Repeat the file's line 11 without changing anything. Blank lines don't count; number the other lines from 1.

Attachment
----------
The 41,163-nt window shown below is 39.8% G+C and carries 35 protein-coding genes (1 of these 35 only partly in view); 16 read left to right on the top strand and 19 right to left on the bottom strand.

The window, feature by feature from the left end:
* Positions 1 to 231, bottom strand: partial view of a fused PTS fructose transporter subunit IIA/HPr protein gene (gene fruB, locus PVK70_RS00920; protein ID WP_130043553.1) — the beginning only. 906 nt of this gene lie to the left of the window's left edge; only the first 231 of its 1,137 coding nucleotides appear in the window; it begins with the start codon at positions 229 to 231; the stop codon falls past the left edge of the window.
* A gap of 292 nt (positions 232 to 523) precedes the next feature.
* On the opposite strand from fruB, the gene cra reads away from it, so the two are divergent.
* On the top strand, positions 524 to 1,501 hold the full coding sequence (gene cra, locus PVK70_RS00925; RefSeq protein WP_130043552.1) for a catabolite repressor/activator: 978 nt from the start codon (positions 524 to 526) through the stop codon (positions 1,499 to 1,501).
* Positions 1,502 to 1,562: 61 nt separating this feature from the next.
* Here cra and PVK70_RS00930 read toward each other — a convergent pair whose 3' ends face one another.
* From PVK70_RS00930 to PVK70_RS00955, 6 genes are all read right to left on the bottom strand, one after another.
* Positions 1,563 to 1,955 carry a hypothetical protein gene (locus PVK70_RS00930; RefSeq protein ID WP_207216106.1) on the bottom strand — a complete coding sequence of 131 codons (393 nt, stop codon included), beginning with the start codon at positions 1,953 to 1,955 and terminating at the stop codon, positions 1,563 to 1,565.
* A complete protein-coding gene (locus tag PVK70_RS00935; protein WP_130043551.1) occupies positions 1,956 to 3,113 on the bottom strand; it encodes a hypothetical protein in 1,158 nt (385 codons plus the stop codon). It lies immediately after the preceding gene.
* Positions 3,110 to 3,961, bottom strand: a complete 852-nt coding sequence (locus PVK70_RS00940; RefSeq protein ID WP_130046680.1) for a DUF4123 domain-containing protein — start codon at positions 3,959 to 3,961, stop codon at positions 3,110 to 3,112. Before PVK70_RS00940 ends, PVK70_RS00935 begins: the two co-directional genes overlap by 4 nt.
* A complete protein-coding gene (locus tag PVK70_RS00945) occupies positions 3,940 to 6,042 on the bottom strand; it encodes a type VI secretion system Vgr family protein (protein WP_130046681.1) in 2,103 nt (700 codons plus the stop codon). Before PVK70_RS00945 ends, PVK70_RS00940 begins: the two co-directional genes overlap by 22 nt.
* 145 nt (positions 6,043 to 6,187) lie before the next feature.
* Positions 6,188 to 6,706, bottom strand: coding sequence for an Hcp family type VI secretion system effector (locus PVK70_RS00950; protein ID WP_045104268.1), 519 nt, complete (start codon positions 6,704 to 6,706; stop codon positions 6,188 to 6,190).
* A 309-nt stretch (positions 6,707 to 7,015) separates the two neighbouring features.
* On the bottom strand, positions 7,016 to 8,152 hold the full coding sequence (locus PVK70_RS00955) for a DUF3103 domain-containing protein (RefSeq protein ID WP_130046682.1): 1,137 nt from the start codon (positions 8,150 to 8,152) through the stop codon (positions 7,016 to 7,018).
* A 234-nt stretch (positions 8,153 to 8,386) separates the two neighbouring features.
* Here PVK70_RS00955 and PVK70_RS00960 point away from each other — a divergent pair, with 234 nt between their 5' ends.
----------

* A complete protein-coding gene (locus tag PVK70_RS00935; protein WP_130043551.1) occupies positions 1,956 to 3,113 on the bottom strand; it encodes a hypothetical protein in 1,158 nt (385 codons plus the stop codon). It lies immediately after the preceding gene.